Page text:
This artificial divide is especially explicit in a hospital such as ours, which offers urgent oral health-care services under the same roof as other health-care services. Having traditional insurance allows patients access to services elsewhere in the building, but once seated in the dental chair facing a dental emergency, patients often are told that their treatment must be paid for out-of-pocket.
It has been 16 years since the surgeon general acknowledged the silent epidemic of oral diseases affecting our most vulnerable citizens: poor children, the elderly and members of racial and ethnic minority groups. Yet poor oral health still disproportionately affects low-income adults, particularly those from racial and ethnic minority groups. It is time that we erased these disparities, particularly for patients with life-threatening illnesses, for whom dental care and medical care are intertwined. Mandating that medical insurance cover essential dental treatments such as tooth extractions, fillings and root canal procedures, particularly for cancer patients such as mine whose dental health and overall health are so closely related, might be an essential first step. We cannot afford to walk away from our obligation to strive for oral-health equity — an integral part of achieving overall health equity — no matter the financial implications.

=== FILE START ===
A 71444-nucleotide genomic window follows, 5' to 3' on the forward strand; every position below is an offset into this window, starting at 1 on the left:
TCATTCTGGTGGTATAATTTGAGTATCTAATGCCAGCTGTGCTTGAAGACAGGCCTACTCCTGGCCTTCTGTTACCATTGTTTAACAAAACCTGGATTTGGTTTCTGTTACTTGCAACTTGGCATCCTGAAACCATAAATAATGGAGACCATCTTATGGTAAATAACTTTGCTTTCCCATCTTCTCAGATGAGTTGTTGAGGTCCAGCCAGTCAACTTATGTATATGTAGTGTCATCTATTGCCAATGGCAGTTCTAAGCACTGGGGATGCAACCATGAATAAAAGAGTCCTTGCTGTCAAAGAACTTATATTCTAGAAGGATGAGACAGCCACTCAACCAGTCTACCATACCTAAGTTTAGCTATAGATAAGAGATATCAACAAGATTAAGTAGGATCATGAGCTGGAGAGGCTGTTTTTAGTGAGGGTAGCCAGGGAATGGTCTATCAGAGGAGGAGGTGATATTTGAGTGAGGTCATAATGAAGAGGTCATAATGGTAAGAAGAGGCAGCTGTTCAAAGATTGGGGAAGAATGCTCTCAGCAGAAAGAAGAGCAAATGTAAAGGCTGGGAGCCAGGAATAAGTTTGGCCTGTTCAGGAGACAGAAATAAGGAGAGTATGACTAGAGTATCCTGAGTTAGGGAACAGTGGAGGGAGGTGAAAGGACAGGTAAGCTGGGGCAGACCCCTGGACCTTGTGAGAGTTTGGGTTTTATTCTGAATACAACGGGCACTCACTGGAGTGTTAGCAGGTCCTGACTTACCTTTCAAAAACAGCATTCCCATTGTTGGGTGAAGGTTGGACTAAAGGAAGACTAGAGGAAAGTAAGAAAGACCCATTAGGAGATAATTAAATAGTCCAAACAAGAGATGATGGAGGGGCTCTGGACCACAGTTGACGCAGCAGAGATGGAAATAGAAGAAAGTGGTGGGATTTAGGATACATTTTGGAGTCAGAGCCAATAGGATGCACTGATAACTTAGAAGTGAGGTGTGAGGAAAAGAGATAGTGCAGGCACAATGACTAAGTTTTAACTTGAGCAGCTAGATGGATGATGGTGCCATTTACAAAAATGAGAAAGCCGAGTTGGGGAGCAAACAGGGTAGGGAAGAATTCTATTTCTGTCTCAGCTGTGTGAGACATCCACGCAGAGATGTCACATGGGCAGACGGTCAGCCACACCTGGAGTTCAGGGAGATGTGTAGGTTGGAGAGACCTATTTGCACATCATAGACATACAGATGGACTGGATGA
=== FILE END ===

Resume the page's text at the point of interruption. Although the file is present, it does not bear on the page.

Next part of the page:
Subramanian is an assistant professor in the Department of Diagnostic Sciences at Rutgers School of Dental Medicine. This article was excerpted from the December issue of Health Affairs and can be read in its entirety at healthaffairs.org.